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South Korea Sectors

What is South Koreaʼs pathway to limit global warming to 1.5°C?

1.5°C aligned targets
Current targets

Power sector in 2030

Coal (43%), gas (25%), and nuclear (25%) comprise the largest shares of South Korea’s power sector. To be on a 1.5°C compatible pathway, South Korea would need to phase out coal by around 2030, gas between 2039-2047, and increase the share of renewables in power generation. The latter’s share in the power mix could reach between 27% to 44% by 2030.

Similar studies based on comparable Paris Agreement compatible pathways show a penetration of renewables up to 48% by 2030 and coal phased out by 2029.29,46 Higher shares could avoid reliance on nuclear energy, LNG, and/or carbon capture and storage, technologies which have decreasing social acceptance, risks of carbon lock-in, and are unproven and costly compared with renewables.44

The government acknowledges that, due to steadily decreasing investment costs for wind and solar, a renewable based power system will be an economically viable option by 2030. However, they see the intermittency and volatility issues associated with wind and solar electricity generation as a significant roadblock.5 The recently released 9th Basic Plan for Power Supply and Demand has coal, LNG, and renewables making up 15%, 31%, and 40% of the planned 193 GW of installed capacity in 2034.71 LNG capacity will increase from 2019 levels of 40 GW to 59 GW by 2034 (although its share of the total will decrease) and 29 GW of coal capacity would still be online in that year (compared to 37 GW in 2019).13 The plan implies that coal would be phased out 25 years later than what a Paris Agreement compatible pathway would require.18 With regards to LNG, while the government may see this as a bridging fuel, studies have shown that it risks carbon lock-in and stranded assets.5,15,30 Moreover, government planning relies on fossil fuels with carbon capture, utilisation, and storage (CCUS) technologies as a supplementary source of power, in spite of high investments costs and so far unproven technologies.5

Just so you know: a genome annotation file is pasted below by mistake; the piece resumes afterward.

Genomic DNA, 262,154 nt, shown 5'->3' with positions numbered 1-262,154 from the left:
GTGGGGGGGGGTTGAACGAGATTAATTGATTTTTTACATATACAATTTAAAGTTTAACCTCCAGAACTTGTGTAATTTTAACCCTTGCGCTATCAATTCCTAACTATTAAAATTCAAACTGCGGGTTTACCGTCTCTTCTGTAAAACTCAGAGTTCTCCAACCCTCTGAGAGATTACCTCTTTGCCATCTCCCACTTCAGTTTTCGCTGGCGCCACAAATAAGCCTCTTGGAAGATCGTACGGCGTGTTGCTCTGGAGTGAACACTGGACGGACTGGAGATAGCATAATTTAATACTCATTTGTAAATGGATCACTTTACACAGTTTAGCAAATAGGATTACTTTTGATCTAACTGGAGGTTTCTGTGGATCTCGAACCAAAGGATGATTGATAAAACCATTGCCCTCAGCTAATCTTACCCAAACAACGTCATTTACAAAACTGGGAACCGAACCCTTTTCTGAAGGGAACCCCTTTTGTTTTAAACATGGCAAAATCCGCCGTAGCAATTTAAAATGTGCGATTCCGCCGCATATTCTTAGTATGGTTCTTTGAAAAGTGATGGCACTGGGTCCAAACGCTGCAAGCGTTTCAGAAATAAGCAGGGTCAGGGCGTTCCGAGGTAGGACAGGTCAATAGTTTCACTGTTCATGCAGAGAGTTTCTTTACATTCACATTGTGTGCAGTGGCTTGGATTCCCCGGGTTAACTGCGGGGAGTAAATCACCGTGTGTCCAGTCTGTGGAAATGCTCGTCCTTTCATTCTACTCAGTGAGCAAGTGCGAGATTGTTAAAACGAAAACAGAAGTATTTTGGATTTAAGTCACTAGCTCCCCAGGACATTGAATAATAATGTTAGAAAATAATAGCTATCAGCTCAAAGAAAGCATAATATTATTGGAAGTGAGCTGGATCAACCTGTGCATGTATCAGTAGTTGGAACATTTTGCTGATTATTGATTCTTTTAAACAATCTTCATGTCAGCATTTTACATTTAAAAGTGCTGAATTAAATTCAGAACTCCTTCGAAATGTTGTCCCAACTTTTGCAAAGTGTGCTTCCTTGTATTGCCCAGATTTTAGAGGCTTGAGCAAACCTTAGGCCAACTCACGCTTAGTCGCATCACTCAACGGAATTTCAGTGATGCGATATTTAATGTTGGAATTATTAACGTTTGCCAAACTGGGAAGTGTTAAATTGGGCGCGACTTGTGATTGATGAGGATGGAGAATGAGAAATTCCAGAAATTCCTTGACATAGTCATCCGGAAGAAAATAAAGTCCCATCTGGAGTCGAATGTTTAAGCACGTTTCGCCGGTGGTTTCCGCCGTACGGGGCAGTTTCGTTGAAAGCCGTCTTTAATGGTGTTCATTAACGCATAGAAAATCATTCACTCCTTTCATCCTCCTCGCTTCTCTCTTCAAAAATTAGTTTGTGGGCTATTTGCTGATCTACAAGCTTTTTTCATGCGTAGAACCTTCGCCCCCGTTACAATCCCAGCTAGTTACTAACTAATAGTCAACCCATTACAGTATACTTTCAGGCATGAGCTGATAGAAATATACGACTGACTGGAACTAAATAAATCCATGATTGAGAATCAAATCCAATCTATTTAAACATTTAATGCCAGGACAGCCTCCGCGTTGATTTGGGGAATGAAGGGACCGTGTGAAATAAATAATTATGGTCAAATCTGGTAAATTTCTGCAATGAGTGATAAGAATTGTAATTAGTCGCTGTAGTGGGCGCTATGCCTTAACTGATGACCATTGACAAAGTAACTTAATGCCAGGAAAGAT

With regards to market-based mitigation approaches, South Korea’s ETS covers the power sector.60 Critically, however, the country’s power dispatch mechanism does not currently account for carbon pricing, which significantly impedes the ETS’ ability to reduce emissions in this sector.31,61

Towards a fully decarbonised power sector